(It has been a long time. I started writing this post well over a year ago, and then I took a hiatus from the ‘Nacle. I guess finishing this is as good a way as any to return).
[One meta note: If you have made arguments similar to the ones I use in the examples here, realize I am not singling you out – others have made similar arguments. Also, in the end, I’m trying to help you, not attack you.]
Wikipedia defines “enthymeme” as
“an informally stated syllogism (a three-part deductive argument) with an unstated assumption that must be true for the premises to lead to the conclusion. In an enthymeme, part of the argument is missing because it is assumed. In a broader usage, the term “enthymeme” is sometimes used to describe an incomplete argument of forms other than the syllogism. For Aristotle, who defined it in his Rhetoric, an enthymeme was a “rhetorical syllogism” which was based on probable opinions, thus distinguishing it from a scientific syllogism.”
The Oxford English Dictionary says and enthymeme is “An argument based on merely probable grounds; a rhetorical argument as distinguished from a demonstrative one.” or “A syllogism in which one premise is suppressed.” (If you don’t know what a syllogism is, go read up on it at Wikipedia).
The following guest post comes from Michelle, a long-time Bloggernacle participant. Michelle was kind enough to accept our invitation to submit a guest post on this topic, one which she has reflected on for quite some time.
I couldn’t think of much else all day. Relieved when 11:00 p.m. finally arrived, I knocked on Ben’s* door; he was finally home from work. He let me in, and we sat. We chatted about simple things at first — his current work and school activities, mostly. But then I jumped into the reason for my late-night visit.
The prayer in my heart didn’t keep me from fumbling and stumbling, trying to put words to all that I was feeling. I only hoped that the clumsy flow of emotion and fractured thoughts could be understood. I know. I care. I’m sorry it’s so hard. Continue reading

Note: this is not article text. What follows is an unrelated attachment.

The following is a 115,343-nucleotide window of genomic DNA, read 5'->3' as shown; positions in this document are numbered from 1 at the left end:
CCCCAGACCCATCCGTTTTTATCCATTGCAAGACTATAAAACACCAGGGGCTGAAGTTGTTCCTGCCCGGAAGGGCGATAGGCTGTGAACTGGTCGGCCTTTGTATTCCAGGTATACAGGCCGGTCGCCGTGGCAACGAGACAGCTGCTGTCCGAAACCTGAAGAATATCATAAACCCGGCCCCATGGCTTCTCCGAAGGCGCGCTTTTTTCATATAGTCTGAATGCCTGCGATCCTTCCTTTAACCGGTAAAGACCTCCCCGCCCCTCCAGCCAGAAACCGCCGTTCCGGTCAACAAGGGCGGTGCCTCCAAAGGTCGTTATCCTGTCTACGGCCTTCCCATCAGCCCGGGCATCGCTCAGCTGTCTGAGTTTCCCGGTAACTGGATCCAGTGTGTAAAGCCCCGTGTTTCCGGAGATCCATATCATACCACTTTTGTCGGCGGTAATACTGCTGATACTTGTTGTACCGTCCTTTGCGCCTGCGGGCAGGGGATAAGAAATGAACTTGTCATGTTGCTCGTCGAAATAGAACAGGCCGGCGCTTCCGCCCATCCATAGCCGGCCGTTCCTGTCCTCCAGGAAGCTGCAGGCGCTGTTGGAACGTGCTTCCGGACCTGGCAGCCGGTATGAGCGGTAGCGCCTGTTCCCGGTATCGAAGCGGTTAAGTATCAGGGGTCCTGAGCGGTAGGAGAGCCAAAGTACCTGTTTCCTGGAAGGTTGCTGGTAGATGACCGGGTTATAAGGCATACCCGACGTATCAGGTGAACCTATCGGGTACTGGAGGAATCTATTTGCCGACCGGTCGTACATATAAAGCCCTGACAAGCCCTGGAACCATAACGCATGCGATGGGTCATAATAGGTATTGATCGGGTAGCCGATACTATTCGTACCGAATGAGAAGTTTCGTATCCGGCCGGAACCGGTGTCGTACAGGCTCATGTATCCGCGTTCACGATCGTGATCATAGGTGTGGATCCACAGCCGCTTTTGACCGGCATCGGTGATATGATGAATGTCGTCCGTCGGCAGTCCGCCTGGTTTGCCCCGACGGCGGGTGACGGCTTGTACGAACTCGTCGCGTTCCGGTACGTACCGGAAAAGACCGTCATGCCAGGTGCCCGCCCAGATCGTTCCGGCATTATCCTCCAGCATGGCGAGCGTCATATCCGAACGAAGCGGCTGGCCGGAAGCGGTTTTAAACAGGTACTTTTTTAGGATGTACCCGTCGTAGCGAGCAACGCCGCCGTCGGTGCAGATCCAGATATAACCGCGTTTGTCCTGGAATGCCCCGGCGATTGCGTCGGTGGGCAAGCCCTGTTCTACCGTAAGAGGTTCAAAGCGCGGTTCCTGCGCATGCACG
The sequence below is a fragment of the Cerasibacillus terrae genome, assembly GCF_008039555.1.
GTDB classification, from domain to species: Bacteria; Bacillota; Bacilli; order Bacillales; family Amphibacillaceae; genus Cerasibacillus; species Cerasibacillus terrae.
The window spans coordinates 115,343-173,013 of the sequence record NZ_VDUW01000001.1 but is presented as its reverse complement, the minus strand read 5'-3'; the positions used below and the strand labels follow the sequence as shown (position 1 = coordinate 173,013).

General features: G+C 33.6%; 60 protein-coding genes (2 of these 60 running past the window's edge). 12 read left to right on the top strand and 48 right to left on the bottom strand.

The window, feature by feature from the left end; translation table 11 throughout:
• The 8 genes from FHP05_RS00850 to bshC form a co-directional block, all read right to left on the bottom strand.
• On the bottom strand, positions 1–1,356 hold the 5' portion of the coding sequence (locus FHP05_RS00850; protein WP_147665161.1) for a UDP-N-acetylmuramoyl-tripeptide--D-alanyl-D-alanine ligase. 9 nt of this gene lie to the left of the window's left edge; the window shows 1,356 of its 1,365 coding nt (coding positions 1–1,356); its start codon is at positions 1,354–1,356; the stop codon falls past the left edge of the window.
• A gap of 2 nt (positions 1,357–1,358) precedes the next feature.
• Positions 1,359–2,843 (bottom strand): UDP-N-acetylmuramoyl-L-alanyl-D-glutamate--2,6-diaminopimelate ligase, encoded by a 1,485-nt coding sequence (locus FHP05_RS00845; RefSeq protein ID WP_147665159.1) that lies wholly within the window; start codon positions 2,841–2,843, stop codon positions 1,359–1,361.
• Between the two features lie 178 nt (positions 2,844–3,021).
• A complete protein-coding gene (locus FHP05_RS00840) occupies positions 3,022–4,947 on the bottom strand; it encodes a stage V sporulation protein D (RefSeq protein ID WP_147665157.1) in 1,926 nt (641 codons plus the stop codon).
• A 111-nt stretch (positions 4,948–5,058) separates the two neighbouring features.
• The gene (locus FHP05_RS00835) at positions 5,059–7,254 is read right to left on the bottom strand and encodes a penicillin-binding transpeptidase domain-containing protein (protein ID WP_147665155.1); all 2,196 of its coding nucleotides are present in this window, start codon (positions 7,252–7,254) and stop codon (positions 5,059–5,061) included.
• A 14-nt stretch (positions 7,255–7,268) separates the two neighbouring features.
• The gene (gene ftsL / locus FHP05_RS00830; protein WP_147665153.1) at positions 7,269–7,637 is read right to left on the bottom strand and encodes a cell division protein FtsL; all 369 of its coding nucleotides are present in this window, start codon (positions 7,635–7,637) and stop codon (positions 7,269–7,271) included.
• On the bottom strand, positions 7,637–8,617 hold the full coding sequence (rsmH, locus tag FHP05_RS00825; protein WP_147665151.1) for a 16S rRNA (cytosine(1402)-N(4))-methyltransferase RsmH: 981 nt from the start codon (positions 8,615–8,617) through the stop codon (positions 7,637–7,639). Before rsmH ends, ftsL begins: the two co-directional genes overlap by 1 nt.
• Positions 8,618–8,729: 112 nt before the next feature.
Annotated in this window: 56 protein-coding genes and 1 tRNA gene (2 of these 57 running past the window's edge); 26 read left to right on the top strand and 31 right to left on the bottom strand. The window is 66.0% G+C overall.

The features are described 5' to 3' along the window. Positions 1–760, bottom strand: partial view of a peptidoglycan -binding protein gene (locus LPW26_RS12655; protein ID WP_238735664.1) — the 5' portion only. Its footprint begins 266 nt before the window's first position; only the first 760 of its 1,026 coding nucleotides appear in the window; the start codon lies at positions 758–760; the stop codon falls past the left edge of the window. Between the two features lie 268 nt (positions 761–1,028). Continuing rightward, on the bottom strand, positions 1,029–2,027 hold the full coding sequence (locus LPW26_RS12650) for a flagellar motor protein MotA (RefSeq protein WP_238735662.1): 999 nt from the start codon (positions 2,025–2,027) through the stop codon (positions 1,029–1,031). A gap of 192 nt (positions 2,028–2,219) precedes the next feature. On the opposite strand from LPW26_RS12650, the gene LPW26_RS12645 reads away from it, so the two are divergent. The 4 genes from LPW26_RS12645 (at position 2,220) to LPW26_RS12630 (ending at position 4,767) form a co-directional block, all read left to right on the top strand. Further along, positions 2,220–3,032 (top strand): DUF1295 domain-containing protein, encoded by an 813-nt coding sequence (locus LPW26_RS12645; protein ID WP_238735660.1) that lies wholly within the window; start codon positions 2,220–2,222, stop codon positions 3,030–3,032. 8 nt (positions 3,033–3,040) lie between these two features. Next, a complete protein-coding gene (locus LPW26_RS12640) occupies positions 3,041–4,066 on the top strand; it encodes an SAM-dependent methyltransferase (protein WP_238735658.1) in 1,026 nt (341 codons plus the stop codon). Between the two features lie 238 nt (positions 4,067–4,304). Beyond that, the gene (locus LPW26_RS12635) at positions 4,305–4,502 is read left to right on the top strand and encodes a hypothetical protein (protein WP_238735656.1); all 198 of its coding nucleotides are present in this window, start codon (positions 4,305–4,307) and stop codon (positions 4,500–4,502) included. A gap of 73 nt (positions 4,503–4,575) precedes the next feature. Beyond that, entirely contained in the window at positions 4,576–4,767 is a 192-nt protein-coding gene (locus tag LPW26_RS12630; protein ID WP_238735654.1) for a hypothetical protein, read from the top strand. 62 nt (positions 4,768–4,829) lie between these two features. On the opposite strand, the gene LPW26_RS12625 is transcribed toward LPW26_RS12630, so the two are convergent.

I wipe the sweat from my brow on the sleeve of the white jumpsuit. The red smear left behind on the sleeve is unexpected. Leaving the hammer drill on the partially-tiled floor, I stand up to look in the large mirror on a nearby wall. Sure enough, there’s a tiny nick on my forehead. I step around another brother dressed in white to reach the box of tissues concealed beneath a cover of white yarn on a matrix of plastic. Satisfied that the bleeding has stopped, I adjust my earplugs, grab the Hilti, and continue tearing up the tiles of the baptistry.
The evening hasn’t gone quite as I anticipated.
Note: Of the numerous micronations extant toward the end of the 20th century, few reached the same depths of obscurity and irrelevance achieved by Bendania, which consisted of the bedroom shared by two young brothers. I offer this historical document (with very little emendation, minor formatting changes appropriate for the new medium in which it is presented, some redaction and substitution of only limited consequence in order to protect the innocent, and rare clarifying comments) with the hope that it may shed additional light on some humorous attitudes prevalent among certain populations in the era under question. -Editor
Official Bendanian History
prepared by E. B. W. Pratt, National Historian
July 4, 1776
- The United States of America founded by some good guys.
April 6, 1830
- Churchia founded by The King, through His Servant Joseph.
December 28, 1977
- “Dad” and “Mom,” both dual citizens of the USA and Churchia, found The Pratt Family (hereafter TPF).
- Benjamin Wilcken Pratt born in the USA, near Churchian University. Raised in Churchia.
In the past few weeks, I’ve had several friends and family members bring up the subject of miscarriage. Sadly I seem to be the resident know-it-all on pregnancy loss in our family because of my own experiences with miscarriage and infertility. Over the years I’ve also had many people ask me what to say to someone who has suffered the loss of a pregnancy. It can be an awkward time for the couple who are grieving the loss of a child and awkward for those who want to do something but don’t know what to say or do. This recent post about miscarriage made me think that other’s might need a some guidance in this area.
The loss of a child is perhaps one of the single most devastating and sad experiences a family can go thru. In the same vein, when a couple looses a pregnancy similar feelings of sadness and loss are present. Unlike the loss of a child, when a couple experience a miscarriage there are no formal rituals of mourning, no graveside to visit and no pictures by which to remember this child. Many times this couple goes home from the hospital or the doctor’s office with empty arms and a lot of unanswered questions. Continue reading